Solution-processed photovoltaic materials have facilitated the emergence of third generation solar cell technology with low cost, high efficiency, and flexibility. Thin film solar cells employing metal-halide perovskites have achieved an exceptional 23.7% certified power conversion efficiency (PCE)1. In order to reach high PCEs, the active layers must achieve an extended diffusion length (Ld) the distance over which the limiting photocarrier diffuses before it recombines2,3.

Single crystals are an ideal platform for studying the ultimate potential of a material, for they are not limited by morphology and grain boundaries. The electrical properties of halide perovskite single crystals have been investigated extensively in recent years, with charge carrier mobilities, Ld, and trap densities reported using a variety of methods.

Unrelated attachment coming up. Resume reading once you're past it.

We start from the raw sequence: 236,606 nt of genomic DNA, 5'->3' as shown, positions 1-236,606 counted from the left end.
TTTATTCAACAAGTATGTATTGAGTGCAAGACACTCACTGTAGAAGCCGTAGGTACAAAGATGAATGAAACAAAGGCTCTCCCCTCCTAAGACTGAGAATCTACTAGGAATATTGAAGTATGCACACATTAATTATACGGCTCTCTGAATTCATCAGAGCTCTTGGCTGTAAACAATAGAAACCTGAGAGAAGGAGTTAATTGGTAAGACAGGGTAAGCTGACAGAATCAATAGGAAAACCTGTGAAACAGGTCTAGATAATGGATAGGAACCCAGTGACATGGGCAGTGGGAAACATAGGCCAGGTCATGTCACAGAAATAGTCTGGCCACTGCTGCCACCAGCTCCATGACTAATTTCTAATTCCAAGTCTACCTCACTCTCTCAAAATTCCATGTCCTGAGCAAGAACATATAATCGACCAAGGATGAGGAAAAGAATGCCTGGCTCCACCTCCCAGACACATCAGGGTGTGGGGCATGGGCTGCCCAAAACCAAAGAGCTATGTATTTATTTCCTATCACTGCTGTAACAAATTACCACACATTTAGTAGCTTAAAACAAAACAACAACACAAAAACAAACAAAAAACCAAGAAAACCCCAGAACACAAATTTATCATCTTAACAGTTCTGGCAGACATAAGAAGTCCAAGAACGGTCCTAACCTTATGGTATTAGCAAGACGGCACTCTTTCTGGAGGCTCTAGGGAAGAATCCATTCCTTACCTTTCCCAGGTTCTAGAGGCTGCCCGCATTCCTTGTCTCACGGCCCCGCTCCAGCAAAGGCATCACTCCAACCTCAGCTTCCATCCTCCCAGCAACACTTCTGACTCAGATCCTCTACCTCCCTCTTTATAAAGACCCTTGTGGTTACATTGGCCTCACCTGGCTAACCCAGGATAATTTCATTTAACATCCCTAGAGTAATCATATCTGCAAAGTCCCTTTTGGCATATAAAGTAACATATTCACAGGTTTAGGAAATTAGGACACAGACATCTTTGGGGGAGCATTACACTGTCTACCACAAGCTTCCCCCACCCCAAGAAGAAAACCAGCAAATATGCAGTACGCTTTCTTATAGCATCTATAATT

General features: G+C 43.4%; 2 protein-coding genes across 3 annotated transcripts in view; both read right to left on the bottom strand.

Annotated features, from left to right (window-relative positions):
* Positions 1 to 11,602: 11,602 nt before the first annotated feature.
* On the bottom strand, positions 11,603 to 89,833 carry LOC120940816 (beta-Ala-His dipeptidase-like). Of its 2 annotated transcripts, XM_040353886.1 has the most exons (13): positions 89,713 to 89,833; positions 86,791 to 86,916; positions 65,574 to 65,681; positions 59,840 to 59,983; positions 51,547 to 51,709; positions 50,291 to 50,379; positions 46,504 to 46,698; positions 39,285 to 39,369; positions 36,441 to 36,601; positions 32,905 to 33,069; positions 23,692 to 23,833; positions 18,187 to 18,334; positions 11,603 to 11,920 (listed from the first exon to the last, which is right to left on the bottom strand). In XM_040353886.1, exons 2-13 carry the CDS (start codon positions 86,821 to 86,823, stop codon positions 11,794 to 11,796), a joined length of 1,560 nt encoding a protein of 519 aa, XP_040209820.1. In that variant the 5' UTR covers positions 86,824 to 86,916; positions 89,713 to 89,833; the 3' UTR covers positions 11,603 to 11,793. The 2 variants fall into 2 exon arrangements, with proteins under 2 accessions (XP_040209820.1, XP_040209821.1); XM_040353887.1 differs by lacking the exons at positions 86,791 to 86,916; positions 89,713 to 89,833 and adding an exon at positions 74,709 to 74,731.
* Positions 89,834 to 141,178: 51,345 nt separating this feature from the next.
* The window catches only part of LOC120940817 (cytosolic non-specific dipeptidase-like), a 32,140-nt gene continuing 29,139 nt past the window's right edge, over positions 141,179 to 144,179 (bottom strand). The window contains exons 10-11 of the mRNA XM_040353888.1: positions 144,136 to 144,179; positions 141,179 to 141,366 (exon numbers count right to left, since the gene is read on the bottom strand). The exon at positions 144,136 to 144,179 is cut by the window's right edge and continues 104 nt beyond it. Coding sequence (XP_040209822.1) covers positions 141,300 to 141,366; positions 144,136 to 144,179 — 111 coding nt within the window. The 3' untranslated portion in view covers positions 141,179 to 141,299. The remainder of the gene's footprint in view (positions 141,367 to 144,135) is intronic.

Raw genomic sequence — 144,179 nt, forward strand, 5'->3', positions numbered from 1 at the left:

By probing the photocurrent in solar cell devices, or by combining space charge limited current measurements with optical measurements, researchers have reported electron diffusion lengths inside perovskite crystals. The range has been between 175 μm and 3 mm4 using these approaches. In contrast, Shi et al. reported Ld using mobility measured from electrical methods such as time-of-flight (TOF) transient photocurrent and Hall effect measurement5; when they combined the drift mobility with the photocarrier lifetime obtained from transient photoluminescence, the authors estimated the diffusion length of MAPbBr3 perovskite single crystal to reside in the range between 3 to 17 μm.

One of the challenges that may explain these order-of-magnitude discrepancies is that Hall effect, TOF, and SCLC all probe mobilities near the respective Fermi levels during the experiment – and the (nonequilibrium, high-injection-level) Fermi level is widely different in each case. As a result, different mobility-limiting trap densities and depths are sampled. PL lifetime is acquired under a different set of conditions involving low-level or high-level injection, depending on the excitation pulse intensity. The quasi-Fermi level of the relevant charge carrier in the PL component of these studies may differ from that during the electronic injection based transport studies6.